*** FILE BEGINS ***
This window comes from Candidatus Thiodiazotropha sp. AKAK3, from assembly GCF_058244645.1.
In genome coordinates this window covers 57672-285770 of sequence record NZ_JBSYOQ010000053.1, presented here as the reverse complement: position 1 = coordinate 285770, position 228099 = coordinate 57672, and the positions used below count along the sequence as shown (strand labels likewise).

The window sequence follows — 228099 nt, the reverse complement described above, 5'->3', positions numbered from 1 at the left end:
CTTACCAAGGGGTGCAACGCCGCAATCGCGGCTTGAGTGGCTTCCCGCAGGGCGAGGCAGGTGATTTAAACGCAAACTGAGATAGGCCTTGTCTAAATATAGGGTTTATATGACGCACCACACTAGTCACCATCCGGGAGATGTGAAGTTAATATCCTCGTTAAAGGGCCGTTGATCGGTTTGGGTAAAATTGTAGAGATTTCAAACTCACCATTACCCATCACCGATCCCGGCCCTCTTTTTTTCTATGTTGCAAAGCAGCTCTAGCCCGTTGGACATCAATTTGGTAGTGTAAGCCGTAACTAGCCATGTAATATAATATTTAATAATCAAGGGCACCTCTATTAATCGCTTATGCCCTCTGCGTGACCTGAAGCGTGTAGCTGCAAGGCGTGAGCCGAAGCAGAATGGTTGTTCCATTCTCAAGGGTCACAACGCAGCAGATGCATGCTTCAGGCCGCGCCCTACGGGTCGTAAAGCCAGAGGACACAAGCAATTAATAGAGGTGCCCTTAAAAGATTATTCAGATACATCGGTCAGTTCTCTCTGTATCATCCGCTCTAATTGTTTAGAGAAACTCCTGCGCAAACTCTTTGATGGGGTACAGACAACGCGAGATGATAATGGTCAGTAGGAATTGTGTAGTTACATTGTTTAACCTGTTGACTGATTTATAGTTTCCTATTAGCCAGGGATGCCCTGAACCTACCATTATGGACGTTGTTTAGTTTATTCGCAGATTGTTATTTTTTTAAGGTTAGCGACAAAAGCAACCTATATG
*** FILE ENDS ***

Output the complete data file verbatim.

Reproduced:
This window comes from Candidatus Thiodiazotropha sp. AKAK3, from assembly GCF_058244645.1.
In genome coordinates this window covers 57672-285770 of sequence record NZ_JBSYOQ010000053.1, presented here as the reverse complement: position 1 = coordinate 285770, position 228099 = coordinate 57672, and the positions used below count along the sequence as shown (strand labels likewise).

The window sequence follows — 228099 nt, the reverse complement described above, 5'->3', positions numbered from 1 at the left end:
CTTACCAAGGGGTGCAACGCCGCAATCGCGGCTTGAGTGGCTTCCCGCAGGGCGAGGCAGGTGATTTAAACGCAAACTGAGATAGGCCTTGTCTAAATATAGGGTTTATATGACGCACCACACTAGTCACCATCCGGGAGATGTGAAGTTAATATCCTCGTTAAAGGGCCGTTGATCGGTTTGGGTAAAATTGTAGAGATTTCAAACTCACCATTACCCATCACCGATCCCGGCCCTCTTTTTTTCTATGTTGCAAAGCAGCTCTAGCCCGTTGGACATCAATTTGGTAGTGTAAGCCGTAACTAGCCATGTAATATAATATTTAATAATCAAGGGCACCTCTATTAATCGCTTATGCCCTCTGCGTGACCTGAAGCGTGTAGCTGCAAGGCGTGAGCCGAAGCAGAATGGTTGTTCCATTCTCAAGGGTCACAACGCAGCAGATGCATGCTTCAGGCCGCGCCCTACGGGTCGTAAAGCCAGAGGACACAAGCAATTAATAGAGGTGCCCTTAAAAGATTATTCAGATACATCGGTCAGTTCTCTCTGTATCATCCGCTCTAATTGTTTAGAGAAACTCCTGCGCAAACTCTTTGATGGGGTACAGACAACGCGAGATGATAATGGTCAGTAGGAATTGTGTAGTTACATTGTTTAACCTGTTGACTGATTTATAGTTTCCTATTAGCCAGGGATGCCCTGAACCTACCATTATGGACGTTGTTTAGTTTATTCGCAGATTGTTATTTTTTTAAGGTTAGCGACAAAAGCAACCTATATG